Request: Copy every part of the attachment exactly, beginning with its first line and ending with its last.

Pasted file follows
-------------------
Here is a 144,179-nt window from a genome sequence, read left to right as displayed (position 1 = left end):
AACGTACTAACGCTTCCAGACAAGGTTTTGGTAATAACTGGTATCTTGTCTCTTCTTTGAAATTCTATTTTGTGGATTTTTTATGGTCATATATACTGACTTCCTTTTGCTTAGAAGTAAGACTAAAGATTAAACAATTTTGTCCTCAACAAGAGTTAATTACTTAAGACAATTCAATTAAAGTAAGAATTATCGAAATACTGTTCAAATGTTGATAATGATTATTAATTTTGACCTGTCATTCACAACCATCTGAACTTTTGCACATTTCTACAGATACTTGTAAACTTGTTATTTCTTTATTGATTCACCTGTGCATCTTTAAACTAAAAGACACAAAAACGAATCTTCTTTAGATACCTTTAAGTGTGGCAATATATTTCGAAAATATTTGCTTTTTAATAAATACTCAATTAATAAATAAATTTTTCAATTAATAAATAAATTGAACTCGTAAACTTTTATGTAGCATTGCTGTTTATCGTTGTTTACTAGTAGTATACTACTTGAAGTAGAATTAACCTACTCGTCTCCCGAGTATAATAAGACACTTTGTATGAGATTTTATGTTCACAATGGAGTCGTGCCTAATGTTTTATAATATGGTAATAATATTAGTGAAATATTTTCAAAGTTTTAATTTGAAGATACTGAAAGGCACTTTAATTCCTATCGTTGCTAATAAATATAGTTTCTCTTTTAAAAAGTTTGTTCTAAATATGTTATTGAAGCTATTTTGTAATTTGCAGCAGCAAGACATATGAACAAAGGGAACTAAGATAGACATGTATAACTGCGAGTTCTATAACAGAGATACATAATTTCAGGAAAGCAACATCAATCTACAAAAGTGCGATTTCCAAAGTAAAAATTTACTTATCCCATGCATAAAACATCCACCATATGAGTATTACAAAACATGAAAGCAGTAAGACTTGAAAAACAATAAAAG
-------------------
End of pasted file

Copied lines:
Here is a 144,179-nt window from a genome sequence, read left to right as displayed (position 1 = left end):
AACGTACTAACGCTTCCAGACAAGGTTTTGGTAATAACTGGTATCTTGTCTCTTCTTTGAAATTCTATTTTGTGGATTTTTTATGGTCATATATACTGACTTCCTTTTGCTTAGAAGTAAGACTAAAGATTAAACAATTTTGTCCTCAACAAGAGTTAATTACTTAAGACAATTCAATTAAAGTAAGAATTATCGAAATACTGTTCAAATGTTGATAATGATTATTAATTTTGACCTGTCATTCACAACCATCTGAACTTTTGCACATTTCTACAGATACTTGTAAACTTGTTATTTCTTTATTGATTCACCTGTGCATCTTTAAACTAAAAGACACAAAAACGAATCTTCTTTAGATACCTTTAAGTGTGGCAATATATTTCGAAAATATTTGCTTTTTAATAAATACTCAATTAATAAATAAATTTTTCAATTAATAAATAAATTGAACTCGTAAACTTTTATGTAGCATTGCTGTTTATCGTTGTTTACTAGTAGTATACTACTTGAAGTAGAATTAACCTACTCGTCTCCCGAGTATAATAAGACACTTTGTATGAGATTTTATGTTCACAATGGAGTCGTGCCTAATGTTTTATAATATGGTAATAATATTAGTGAAATATTTTCAAAGTTTTAATTTGAAGATACTGAAAGGCACTTTAATTCCTATCGTTGCTAATAAATATAGTTTCTCTTTTAAAAAGTTTGTTCTAAATATGTTATTGAAGCTATTTTGTAATTTGCAGCAGCAAGACATATGAACAAAGGGAACTAAGATAGACATGTATAACTGCGAGTTCTATAACAGAGATACATAATTTCAGGAAAGCAACATCAATCTACAAAAGTGCGATTTCCAAAGTAAAAATTTACTTATCCCATGCATAAAACATCCACCATATGAGTATTACAAAACATGAAAGCAGTAAGACTTGAAAAACAATAAAAG